These are exciting times in the realm of African-American religious studies,
according to a pair of former FTE Doctoral and Dissertation Fellows.
"I'm seeing a great deal of interest in understanding the African-American religious experience," says Cecelia Moore, assistant professor of religious studies at the University of Dayton, an FTE fellow in the early and mid-1990s.
Moore, who specializes in church history at the Roman Catholic university, says here "classes are packed," with 35 students in each class.
There are also lots of things coming to light from the perspective of religion in America. Every year, there are new books on the African-American experience published. This field feels broader, fuller, much more alive."
She mentioned that a National Public Radio program caught her attention only the day before. It featured a historical piece on the African-American hymn, "Lift Every Voice." "It was great!" she said. "It's another sign that there's a greater interest in American religion in all ethnic and socioeconomic groups."
Moore is energized by her professorial role. She teaches introductory religion classes, graduate level courses and mentors Ph.D. candidates. She said she was delighted to receive an e-mail message recently from a former student who has been invited to teach a class at her alma mater. The student told her she planned to analyze an African-American spiritual as she had done for one of Moore's courses last year.
"I had asked the student's to analyze a spiritual--theologically, sociologically, spiritually and scripturally--to understand how enslaved people lived. When I teach something, I hope it's useful but often don't see the results. It's gratifying to learn that something I taught a year ago had some real benefit."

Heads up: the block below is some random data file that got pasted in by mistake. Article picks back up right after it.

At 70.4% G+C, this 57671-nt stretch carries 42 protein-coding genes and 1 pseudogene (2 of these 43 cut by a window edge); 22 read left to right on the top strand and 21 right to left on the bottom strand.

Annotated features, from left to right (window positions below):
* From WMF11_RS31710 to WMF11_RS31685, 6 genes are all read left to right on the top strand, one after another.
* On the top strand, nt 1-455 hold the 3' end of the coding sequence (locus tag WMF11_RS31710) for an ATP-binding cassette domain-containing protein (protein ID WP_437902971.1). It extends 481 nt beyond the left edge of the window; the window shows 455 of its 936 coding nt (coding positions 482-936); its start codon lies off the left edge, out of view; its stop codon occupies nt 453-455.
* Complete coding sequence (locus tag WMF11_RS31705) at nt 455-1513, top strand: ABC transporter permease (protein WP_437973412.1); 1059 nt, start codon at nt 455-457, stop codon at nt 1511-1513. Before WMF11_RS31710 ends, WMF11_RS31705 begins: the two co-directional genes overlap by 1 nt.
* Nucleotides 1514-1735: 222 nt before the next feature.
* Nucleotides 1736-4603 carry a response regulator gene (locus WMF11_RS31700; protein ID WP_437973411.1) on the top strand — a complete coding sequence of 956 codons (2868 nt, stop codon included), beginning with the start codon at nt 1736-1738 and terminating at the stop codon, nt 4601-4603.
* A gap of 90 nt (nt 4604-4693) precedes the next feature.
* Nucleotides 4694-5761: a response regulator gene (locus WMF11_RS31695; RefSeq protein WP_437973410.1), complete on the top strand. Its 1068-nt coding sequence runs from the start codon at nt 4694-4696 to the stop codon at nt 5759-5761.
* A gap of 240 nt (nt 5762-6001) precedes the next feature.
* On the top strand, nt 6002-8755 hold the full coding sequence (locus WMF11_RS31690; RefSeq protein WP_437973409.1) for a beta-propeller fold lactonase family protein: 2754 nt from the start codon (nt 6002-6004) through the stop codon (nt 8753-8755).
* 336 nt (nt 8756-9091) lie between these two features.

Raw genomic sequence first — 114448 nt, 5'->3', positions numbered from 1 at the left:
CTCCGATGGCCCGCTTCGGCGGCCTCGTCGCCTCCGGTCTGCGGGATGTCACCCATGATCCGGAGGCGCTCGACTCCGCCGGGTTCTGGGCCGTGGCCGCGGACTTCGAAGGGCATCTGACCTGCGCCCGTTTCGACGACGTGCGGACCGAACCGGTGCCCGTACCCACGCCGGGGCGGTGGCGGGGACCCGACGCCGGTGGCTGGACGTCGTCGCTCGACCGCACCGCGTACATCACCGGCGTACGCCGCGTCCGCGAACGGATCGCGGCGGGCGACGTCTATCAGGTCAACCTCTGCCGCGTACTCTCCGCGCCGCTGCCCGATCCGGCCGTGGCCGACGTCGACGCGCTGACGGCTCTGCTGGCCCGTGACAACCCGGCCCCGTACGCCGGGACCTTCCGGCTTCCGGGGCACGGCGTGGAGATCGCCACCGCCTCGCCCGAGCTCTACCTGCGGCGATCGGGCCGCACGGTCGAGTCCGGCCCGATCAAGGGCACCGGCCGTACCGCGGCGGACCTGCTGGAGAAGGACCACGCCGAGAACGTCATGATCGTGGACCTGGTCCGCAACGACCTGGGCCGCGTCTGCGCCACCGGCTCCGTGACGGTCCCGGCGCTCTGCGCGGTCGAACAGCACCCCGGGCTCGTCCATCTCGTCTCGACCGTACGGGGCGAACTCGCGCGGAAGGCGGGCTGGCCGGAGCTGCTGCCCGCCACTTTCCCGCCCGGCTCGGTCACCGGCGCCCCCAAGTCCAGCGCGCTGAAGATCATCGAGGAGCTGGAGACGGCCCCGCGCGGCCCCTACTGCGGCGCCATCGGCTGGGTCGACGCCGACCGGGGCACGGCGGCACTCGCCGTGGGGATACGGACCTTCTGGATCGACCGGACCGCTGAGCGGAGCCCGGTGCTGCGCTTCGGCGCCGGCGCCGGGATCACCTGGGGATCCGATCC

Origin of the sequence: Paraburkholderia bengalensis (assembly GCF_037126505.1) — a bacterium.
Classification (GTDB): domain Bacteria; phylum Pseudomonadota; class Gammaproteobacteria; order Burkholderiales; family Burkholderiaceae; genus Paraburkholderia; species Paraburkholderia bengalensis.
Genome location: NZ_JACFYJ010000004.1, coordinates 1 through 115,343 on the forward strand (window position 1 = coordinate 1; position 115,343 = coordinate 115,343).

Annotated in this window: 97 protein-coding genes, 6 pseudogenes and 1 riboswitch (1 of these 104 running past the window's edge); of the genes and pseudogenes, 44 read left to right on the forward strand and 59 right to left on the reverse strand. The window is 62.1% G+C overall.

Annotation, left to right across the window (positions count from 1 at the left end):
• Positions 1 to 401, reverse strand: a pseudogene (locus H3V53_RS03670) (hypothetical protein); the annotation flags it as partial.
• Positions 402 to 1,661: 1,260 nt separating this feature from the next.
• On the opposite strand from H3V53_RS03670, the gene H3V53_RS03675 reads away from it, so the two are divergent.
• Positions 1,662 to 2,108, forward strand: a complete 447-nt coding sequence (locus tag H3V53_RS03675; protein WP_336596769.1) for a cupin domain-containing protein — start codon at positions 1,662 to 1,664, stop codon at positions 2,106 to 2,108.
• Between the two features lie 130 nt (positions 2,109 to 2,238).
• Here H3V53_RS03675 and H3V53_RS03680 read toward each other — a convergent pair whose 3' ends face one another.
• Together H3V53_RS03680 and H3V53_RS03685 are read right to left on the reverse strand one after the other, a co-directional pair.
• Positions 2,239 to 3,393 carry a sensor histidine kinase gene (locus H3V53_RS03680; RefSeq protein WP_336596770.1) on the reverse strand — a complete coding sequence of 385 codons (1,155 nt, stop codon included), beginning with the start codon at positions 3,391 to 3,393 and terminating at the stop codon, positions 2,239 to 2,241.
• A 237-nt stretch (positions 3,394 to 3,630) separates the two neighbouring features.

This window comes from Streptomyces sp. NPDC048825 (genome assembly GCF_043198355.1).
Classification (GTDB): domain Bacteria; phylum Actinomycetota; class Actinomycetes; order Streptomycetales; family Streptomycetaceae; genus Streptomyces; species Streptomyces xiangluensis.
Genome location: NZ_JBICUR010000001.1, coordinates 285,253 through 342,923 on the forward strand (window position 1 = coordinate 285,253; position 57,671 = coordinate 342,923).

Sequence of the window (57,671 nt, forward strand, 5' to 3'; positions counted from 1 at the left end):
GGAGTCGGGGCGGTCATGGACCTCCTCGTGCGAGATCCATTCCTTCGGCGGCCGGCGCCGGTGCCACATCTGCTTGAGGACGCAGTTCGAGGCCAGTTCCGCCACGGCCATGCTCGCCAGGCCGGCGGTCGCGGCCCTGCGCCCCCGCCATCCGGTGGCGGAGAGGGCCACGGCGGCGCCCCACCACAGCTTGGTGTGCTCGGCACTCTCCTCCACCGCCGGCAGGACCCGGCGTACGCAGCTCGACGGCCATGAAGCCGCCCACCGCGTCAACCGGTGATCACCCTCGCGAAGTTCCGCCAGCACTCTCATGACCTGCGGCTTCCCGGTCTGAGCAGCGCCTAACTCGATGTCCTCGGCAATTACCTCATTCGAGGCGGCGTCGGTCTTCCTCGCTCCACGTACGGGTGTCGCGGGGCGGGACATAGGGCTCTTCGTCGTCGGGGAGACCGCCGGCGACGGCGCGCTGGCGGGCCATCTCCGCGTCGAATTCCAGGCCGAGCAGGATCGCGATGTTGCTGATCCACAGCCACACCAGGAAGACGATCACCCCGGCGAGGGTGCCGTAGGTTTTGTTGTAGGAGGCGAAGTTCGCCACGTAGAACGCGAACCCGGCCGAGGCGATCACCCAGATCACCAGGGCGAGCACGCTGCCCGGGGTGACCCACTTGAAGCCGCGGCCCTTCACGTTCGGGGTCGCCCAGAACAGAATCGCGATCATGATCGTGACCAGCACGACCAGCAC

Former FTE Doctoral and Dissertation Fellow J. Kameron Carter is midway through his first year as assistant professor of theology and black church studies at Duke Divinity School in North Carolina and finds that "especially here at Duke, there's much to be hopeful about."
Not only has the school given him "a great deal of latitude and encouragement," but it also makes a course in African-American studies a requirement for all divinity students.
Carter is one of five people from racial/ethnic minorities on the divinity school's staff. "We're leading the way among all the professional schools at Duke," he says. But when it comes to retaining African-American professors--awarding them tenure, "there is still more work to be done."
Carter says Duke's leadership has addressed the issue of tenure by putting in lace a policy that provides each new professor with two mentors, one within a person's own department and one outside it. The mentors periodically review their writing and other work and offer advice in the process towards tenure. "The dean here is also very helpful and is interested in getting you published and published quickly," Carter says.
Getting a Ph.D. is a significant milestone, and I have nothing but praise and accolades for the FTE for helping me do that," he adds. "But there's a level beyond that in the way the academy is structured. We need to ensure that there's a structure in place in which those from racial and ethnic minorities can take root and flourish in order to have an impact in sustaining and permanent ways."
Reprinted from The Newsletter of the Fund for Theological
Education, Winter 2002, Volume 5, Number 1, Nanette Sexton Ross, Editor.
For more information about FTE programs, visit thefund.org.
© 2002 BlackandChristian.com. All Rights Reserved. This article used by permission.